Secondlythere is the reality of Asia as the cradleof ancient religionswhich for centuries before the coming of Christformed and enriched the civilisations of the continent and prepared itspeoples to receive the message of salvation. Hence the Church in Asiamust be a Church of dialogue. Thirdlyalthough Christ was born in Asiain many parts of the continent Christianity is seen as a "foreign"religion and in many countries Christians have difficulty with their identity.This calls for a Church which is ever more inculturatedever more Asian.The sum of these realities points to the need for triple dialogue: withthe poorwith other religions and with cultures.

How is this dialogue undertakenin concrete terms?
The Church must be a Church of communiona people of God in communionwith the universal Church as well as with the peoples and cultures ofAsia. She must be active in solidarity with the poor and in their searchfor a better lifein harmony with God's creationwhich must be defendedand protected. This means the Church in Asia must be activeas well ascontemplative and so become firmly apostolic. This new way of being Churchin Asia is reflected in the Basic Ecclesial Communities (BEC) whichtogetherwith the Basic Human Communities (BHC) in situations where Catholics area minorityhave a privileged place in the vision of the FABCas canbe seen in the Federation's many documents.

My brother BishopFrancisco Claver S.J.defines BECas follows: communities of believers who meet regularlyusually withlay leadersto express their faith in shared prayerand to address life'sproblems or opportunities in the light of the faith. These areif youwillan updated version of the early Christian communities describedin the Acts of the Apostles. I have found that BEC are an effective meansof evangelization and human promotion. These communities must be encouragedand assisted so they may bear abundant fruits in the Church.

Tell us more about the BEC inthe Philippines.
My experience is encouragingboth regarding BECs and BHCs. Thelatter are particularly active among Muslim majority populationsas inJolo in the southern Philippines for examplewhere Bishop Benjamin deJesus was assassinated last year. In Kidapawan (Mindanao) where I wasBishop from 1980 to 1986most of the parishes were organised in BasicChristian Communities as they are called locally. These communities werefirst introduced in the 1970s and proved to be particularly suited tothe cultural and social environment of the region. That they had becomea well established and effective means of evangelization was seen whenPresident Marcosanxious to suppress this attempt to renew society alongthe lines of the Gospelinstalled martial law and many people were killedincluding pastoral leadersone being PIME Father Tullio Favali.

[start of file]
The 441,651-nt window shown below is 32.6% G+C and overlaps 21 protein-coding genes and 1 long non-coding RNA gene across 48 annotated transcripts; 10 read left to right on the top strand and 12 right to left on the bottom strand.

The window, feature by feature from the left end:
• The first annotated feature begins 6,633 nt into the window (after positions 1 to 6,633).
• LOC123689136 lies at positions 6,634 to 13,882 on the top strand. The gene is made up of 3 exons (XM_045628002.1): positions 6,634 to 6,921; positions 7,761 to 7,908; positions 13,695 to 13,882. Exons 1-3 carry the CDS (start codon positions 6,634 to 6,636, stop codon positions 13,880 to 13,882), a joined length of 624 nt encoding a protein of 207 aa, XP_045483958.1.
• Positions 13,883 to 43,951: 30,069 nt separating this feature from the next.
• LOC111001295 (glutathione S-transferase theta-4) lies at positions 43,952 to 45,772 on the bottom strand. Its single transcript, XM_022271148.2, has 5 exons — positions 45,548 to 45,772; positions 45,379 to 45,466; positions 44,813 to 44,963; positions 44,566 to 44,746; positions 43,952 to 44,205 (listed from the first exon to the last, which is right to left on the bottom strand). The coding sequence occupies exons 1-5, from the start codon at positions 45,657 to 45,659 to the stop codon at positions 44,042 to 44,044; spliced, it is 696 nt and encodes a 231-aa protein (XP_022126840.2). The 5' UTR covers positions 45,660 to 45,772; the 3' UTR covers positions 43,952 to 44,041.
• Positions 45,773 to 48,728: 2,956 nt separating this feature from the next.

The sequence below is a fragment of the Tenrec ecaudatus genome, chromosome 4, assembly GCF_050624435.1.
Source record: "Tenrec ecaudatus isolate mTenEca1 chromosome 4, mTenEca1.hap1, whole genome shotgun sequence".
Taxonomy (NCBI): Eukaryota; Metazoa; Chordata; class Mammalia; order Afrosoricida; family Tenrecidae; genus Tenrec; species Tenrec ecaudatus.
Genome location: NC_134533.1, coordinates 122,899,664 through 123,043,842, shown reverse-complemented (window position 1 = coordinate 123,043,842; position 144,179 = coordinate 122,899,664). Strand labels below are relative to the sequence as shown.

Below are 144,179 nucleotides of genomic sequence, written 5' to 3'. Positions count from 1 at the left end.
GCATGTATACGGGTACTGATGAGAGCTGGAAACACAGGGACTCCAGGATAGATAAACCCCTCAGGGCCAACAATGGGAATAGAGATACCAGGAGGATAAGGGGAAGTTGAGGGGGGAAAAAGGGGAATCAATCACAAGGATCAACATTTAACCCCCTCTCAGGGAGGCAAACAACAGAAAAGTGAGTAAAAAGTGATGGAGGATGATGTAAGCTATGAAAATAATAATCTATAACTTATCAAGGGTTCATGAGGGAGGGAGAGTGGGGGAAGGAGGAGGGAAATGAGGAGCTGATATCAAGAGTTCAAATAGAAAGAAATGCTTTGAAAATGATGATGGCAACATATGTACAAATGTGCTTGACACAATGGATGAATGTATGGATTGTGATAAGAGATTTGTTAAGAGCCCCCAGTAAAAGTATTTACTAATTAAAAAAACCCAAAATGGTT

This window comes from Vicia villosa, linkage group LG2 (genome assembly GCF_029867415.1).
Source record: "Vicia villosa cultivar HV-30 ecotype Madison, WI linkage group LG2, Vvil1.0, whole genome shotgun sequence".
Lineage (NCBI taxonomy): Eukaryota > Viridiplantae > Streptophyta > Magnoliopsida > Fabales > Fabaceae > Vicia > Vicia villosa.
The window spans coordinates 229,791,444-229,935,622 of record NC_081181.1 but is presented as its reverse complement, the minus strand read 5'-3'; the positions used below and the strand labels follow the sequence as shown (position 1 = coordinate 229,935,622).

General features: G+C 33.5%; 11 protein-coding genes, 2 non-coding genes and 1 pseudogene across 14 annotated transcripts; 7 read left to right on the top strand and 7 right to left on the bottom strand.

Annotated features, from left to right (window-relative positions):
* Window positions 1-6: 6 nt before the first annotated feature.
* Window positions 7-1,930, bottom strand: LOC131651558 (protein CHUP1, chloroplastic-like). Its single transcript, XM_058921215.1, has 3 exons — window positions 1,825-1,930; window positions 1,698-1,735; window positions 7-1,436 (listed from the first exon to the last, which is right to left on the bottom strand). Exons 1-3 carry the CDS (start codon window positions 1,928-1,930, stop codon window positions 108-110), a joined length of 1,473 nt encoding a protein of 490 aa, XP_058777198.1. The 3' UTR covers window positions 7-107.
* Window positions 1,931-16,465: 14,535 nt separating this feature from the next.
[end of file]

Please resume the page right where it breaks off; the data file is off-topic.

Whenin 1986I was given the responsibility of theNueva Segovia diocesein the northern PhilippinesI found a totallydifferent situation. That of Viganthe see of the diocesewhere theChurch is as sound as its Cathedraland proud of a 400 year tradition.Certainlycompared to Kidapawan this Church is more ritualmore ceremonial.Hereas in all the dioceses of Luzonten years ago the faith was notinvolved in the social dimension envisaged by the Gospel of Jesus.

Priests conferred the Sacramentsorganised religiouseventsand the life of the diocese revolved around traditions which involvedmostly the richer peoplein a way neglecting non-memberswho were mostlypoor.

The beginning was not easy. I insisted that the poorbe invited to take part in pastoral meetings. It was not easy to organisemeetings with peasantsfishermen and housewives. For the community tobe a community of the entire dioceseit was necessary for problems andexperience to be shared by allthe clergy and the lay people. After initialand understandable perplexitythe clergy began to appreciate this newway of being leaders and servants of the people and now we have 1200BEC in the 36 parishes of the archdiocese. I would say that in the Philippinesthere are as many as 47000 BEC and BHC.

Do you think this experiencecan be used with success throughout Asia?
I am sure it can. But it will require considerable effort on thepart of the laityparish groups and above all the priests. In other countriesthere will be different problems of organisation and functioning. Notonly the usual economic difficulties but alsoespecially in places whereCatholics are a small minoritythere will be problems such as suspicionand hostility on the part of members of other religions. These can beovercome with dialogue. I am convinced that where Christians and non Christianslive side by side the foundations for Basic Human Communities alreadyexist. These communitieswhich can be seen as vehicles of inculturationare in actual fact a natural process of growth in the Christian faith.

Note: The fifth Plenary Assemblyof the FABC in 1990highlighted the task for the Church to build communionamong all peoples as a response of being Church: "A communion ofcommunities where laityreligious and clergy recognise and accept eachother as sisters and brothers. They are called together by the Word ofGod whichregarded as a quasi-sacramental presence of the Risen Lordleads them to form Small Christian Communities" (FABC 8). After seriousstudy and experiencespecific courses for training have been evolvedand introduced in 13 countries through the services of the FABC Officeof Laity. In six Asian countriesnational teams are in place to buildup Small Christian Communities. Texts have been developed and translatedinto more than 10 Asian languages. (FidesMay lst 1998)